Defendant contends that the phrase "game of chance" in Ordinance 461 is vague, indefinite and uncertain in meaning and denies her due process of law and equal protection under Amendments V and XIV of the United States Constitution and sections 13 and 19, article I, of the California Constitution. The phrase "game of chance," however, has an accepted legal meaning. It appears throughout the English language as a means of expressing a concept used by legislatures of various jurisdictions in statutes, by courts of various jurisdictions as an analytical tool in ascertaining what is and what is not a "lottery," or "gambling or gaming device" (cf. Commonwealth v. Lake, 317 Mass. 264 [ 57 N.E.2d 923]; Boies v. Bartell, 82 Ariz. 217 [ 310 P.2d 834]), and by the people of various jurisdictions in their constitutions (cf. Neb. Const., art. III, § 24; Utah Const., art. VI, § 28).
The character of the game, and not the skill or want of skill of the player, is what determines whether a game is a "game of chance" or a "game of skill." The test is not whether the game contains an element of chance or an element of skill but what is the dominating element that determines the result of the game; and a game does not cease to be a game of chance because it calls for the exercise of skill. (People v. Welti, 179 Misc. 76 [37 N YS.2d 552, 555]; State v. Stroupe, 238 N.C. 34 [ 76 S.E.2d 313, 316-317]; People v. Lavin, 179 N.Y. 164 [ 71 N.E. 753, 755]; State v. Gupton, 30 N.C. (8 Ired. L.) 271, 273-274; cf. Brown v. Board of Police Comrs., 58 Cal.App.2d 473, 479 [ 136 P.2d 617]; People v. Settles, 29 Cal.App.2d Supp. 781, 878  [ 78 P.2d 274]; see also definition of "game of chance" in Webster's New Internat. Dict. (3d ed. 1961), p. 933.)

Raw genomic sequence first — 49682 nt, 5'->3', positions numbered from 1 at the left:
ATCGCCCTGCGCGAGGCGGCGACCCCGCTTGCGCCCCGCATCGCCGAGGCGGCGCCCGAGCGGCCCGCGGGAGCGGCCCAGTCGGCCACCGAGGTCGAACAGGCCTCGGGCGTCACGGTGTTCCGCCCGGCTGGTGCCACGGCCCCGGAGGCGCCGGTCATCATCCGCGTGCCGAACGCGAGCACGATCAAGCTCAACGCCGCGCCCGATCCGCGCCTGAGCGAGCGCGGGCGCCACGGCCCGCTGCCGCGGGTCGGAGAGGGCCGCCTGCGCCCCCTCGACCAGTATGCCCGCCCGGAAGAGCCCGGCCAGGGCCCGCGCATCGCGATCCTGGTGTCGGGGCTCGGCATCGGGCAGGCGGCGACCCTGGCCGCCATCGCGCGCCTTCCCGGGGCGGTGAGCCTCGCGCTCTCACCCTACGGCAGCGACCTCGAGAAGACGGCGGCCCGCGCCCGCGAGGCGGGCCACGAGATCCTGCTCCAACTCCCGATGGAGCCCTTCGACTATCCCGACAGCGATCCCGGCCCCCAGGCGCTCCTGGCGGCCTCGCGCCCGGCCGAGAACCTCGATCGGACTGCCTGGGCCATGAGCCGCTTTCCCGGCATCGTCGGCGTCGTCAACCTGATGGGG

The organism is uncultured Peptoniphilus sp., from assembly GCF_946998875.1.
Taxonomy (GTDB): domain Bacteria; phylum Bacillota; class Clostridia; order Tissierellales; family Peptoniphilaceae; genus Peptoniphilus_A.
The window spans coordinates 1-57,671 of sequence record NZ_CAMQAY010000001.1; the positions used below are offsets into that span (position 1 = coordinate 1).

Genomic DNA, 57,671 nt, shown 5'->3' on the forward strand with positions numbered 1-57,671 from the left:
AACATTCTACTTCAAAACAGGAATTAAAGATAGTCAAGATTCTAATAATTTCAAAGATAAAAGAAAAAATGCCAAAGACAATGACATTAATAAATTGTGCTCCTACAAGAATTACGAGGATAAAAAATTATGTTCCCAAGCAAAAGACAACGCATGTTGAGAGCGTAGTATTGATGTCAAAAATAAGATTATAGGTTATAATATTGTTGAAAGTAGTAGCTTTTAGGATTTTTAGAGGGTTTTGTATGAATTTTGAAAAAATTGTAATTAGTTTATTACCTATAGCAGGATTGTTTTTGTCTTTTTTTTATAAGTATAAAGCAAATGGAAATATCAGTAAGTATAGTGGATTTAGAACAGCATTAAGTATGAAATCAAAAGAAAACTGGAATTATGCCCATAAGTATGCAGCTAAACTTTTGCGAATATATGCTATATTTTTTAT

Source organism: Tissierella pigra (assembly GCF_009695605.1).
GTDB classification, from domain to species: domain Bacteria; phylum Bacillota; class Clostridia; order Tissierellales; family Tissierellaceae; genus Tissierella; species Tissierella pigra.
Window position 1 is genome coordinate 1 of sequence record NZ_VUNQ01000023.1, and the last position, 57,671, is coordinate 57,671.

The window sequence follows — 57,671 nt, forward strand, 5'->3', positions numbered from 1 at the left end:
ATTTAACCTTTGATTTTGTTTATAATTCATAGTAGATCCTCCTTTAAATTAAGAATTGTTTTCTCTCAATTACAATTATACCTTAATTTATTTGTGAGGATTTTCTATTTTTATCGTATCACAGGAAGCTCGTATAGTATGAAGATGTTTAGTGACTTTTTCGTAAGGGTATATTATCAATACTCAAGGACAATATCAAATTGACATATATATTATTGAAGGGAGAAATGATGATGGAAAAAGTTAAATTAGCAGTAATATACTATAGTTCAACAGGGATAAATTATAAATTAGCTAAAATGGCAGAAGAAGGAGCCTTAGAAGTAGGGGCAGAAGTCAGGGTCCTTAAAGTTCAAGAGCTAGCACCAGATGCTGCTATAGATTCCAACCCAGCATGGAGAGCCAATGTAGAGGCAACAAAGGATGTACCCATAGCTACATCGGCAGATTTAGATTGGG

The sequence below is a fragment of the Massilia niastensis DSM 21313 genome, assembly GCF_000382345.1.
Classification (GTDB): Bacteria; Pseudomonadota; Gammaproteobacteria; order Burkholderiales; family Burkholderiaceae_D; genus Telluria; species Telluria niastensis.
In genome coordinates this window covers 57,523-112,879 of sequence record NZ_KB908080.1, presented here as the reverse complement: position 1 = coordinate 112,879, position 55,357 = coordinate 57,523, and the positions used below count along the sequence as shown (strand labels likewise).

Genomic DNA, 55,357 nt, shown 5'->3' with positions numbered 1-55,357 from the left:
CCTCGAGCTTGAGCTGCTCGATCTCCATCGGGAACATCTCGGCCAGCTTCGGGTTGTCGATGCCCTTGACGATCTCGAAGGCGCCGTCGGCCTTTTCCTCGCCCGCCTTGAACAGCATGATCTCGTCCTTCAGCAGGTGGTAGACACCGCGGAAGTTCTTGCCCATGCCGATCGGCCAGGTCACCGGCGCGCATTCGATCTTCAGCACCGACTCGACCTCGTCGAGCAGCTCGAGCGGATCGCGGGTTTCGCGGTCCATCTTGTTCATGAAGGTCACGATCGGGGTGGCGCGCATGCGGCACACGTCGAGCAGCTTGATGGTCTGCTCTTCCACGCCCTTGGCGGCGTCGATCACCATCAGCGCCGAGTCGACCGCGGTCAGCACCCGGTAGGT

In Encyclopedia Americana (1957) at page 529, it is stated: "Duplicate Bridge. — This is the form of bridge, either auction or contract, in which the same hand is played more than once. It is the form played in tournaments, since it reduces to a minimum the element of luck, scores being based on a comparison of the results achieved with the same cards. ELY CULBERTSON, Bridge Authority and Author." (Italics added.)
It is evident that if the element of luck is reduced in duplicate bridge, it is much higher in the type of bridge that is the subject of the present case.
Certainly in duplicate bridge it may be expected that in a series of games the more skillful players should ordinarily end with higher scores than the less skillful. Even this result, however, is by no means certain, and in other than duplicate bridge the element of chance may well be predominant in many a match, particularly when the opposing players are of somewhat equivalent skills.